Bottom Line: After two decades of relative post-civil-war peace, Mozambique is seeing a resurgence of violence and the fact that the country made the largest natural gas discovery in the world this decade plays into the mounting tensions. Local elections this week are marred already by violent clashes.
Analysis: In December 2012, things took a turn for the worse when former-guerrillas-turned-opposition party Renamo got only two of eight seats on the country’s new electoral commission, sending a clear message that the long-time ruling Frelimo party was in charge. In October this year, Renamo withdrew from the 1992 peace deal and the security situation has been on a downward spiral since. This summer, Renamo threatened to attack a critical rail transport link that runs from Zimbabwe to the port of Beira in Mozambique—a key line that now cannot run without military security at all times. Sporadic clashes have ensued in key flashpoint areas such as the provinces of Nampula and Sofala. Foreign companies with oil, gas and mining operations in Mozambique have reason to be worried because the violence is now extending to kidnappings. In October alone, we saw 15 kidnappings for ransom.
On 18 November, clashes in the second-largest city of Beira between Frelimo and Renamo supporters and riot police saw more than 20 people injured ahead of local elections on 20 November, which Renamo boycotted.
Mozambique’s gas potential plays into all of this, and Renamo is gaining enough public support to make them a very serious threat to the government and to stability. Not only does a large part of the public seem to be sympathetic to Renamo’s calls for a reduction in Frelimo’s power, but it also—as is the trend across Africa—wants the country to get more from its new gas wealth (and coal). This situation was clearly demonstrated on 31 October when thousands joined in a protest march in the capital Maputo, with economics spurring them on. What the public is very closely scrutinizing is government contracts with foreign gas companies.
The growing instability bodes ill for gas plans, which significantly include the opening of an LNG terminal in 2018 to tap the offshore fields currently being developed by Italy’s Eni SpA and Anadarko Petroleum Corp. This will be the second-largest LNG export site after Qatar’s Ras Laffan.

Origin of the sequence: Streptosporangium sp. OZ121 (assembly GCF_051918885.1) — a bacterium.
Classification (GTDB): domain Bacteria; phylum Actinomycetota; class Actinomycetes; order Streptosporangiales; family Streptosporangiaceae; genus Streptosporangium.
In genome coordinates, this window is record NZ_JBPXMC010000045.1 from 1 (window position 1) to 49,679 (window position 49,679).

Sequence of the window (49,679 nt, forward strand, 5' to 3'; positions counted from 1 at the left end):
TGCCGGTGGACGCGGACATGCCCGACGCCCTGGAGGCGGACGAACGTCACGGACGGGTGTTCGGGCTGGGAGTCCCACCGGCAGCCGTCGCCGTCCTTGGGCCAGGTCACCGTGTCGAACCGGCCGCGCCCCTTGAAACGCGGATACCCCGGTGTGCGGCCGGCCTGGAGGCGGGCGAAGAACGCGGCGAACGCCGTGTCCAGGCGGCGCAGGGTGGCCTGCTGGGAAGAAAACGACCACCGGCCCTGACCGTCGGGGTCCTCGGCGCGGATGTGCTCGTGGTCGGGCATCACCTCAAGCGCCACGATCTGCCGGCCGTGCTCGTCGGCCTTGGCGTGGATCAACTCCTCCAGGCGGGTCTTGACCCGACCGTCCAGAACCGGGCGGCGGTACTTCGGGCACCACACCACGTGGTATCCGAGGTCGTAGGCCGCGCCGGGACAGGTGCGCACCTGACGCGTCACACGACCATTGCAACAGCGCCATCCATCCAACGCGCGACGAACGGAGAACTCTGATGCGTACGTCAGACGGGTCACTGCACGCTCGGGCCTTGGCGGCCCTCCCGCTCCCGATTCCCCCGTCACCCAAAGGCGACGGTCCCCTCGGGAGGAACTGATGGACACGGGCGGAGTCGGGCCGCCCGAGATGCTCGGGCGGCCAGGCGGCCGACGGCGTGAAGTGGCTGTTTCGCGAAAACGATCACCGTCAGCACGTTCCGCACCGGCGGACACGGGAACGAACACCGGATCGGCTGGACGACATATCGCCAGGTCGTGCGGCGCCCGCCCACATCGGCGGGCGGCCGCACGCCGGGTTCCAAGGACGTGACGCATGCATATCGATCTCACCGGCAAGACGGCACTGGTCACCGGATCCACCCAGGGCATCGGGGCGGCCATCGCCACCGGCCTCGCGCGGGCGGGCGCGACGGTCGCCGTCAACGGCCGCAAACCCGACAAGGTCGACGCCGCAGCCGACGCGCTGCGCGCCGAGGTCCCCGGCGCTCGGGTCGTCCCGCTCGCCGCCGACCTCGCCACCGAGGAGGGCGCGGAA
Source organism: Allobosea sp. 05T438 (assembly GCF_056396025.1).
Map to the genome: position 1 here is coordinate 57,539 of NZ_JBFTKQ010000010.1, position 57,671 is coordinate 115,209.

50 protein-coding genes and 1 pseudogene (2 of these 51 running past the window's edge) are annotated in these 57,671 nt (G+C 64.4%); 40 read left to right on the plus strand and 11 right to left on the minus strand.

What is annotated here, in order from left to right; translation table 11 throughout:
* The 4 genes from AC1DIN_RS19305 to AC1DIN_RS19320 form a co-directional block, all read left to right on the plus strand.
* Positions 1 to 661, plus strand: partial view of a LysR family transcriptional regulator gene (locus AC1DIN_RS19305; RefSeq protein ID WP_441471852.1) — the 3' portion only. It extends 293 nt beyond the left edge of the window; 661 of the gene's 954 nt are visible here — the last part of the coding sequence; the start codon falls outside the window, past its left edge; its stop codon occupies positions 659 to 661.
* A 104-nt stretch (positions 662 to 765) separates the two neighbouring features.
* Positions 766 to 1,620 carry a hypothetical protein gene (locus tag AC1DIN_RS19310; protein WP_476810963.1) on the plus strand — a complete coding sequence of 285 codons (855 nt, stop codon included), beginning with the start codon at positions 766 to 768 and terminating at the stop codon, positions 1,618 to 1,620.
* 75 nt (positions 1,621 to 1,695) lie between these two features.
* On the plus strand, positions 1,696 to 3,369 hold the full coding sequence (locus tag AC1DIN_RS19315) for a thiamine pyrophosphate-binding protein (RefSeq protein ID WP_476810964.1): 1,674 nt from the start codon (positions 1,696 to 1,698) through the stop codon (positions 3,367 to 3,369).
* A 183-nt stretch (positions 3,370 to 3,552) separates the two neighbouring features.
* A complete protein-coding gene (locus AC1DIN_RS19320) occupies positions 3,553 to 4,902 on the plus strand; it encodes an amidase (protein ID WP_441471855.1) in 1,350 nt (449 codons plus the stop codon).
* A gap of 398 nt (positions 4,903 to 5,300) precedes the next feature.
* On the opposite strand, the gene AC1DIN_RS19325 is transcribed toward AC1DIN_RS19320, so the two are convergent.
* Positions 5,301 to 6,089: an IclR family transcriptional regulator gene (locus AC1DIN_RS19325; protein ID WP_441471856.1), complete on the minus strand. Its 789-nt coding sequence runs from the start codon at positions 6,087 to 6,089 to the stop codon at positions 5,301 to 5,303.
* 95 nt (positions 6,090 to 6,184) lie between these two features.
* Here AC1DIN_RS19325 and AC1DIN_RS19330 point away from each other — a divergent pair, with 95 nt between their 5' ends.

Adding fuel to the fires was a report released on 18 November by the Public Integrity Centre (CIP) in Maputo, claiming that the country has earned little from natural gas exploitation by South African petrochemical group Sasol in Pande and Temane in the Inhambane province.
This is the country’s first natural gas exploitation project, under way for ten years, and during this period the Mozambican state has earned almost nothing in terms of revenue, although forecasts had indicated that the country could take in US$2 billion during the project’s useful lifespan,” the CIP wrote. Despite the fact that Mozambique is the sixth-largest natural gas exporter in Africa, it “does not receive significant revenues, as the gas that earns hundreds of millions of dollars abroad every year brings in less than 10 million dollars annually here inside the country.”
Bottom Line: The leader of Renamo is in hiding presently, and this bodes ill for the potential level of violence, over which he will have little control. At the same time, Renamo itself, as we have pointed out in earlier briefings, does not have the capacity to take on the entire state security apparatus. However, its power lies in asymmetrical warfare and acts of sabotage, combined with public sentiment that is increasingly sympathetic toward its stated aims. We expect violence to increase very visibly through the end of the year, and recommend zero mobility in the provinces of Nampula and Sofala and cautionary measures against kidnapping country-wide, including in the Maputo. UK-based Rio Tinto Plc mining company has already advised its foreign staff dependents to evacuate due to worsening security conditions. Underpinning security concerns are the results of 20 November local elections, which were widely seen as a test of Frelimo’s monopoly on power. Frelimo has ruled since 1975, but its power is now very seriously being challenged.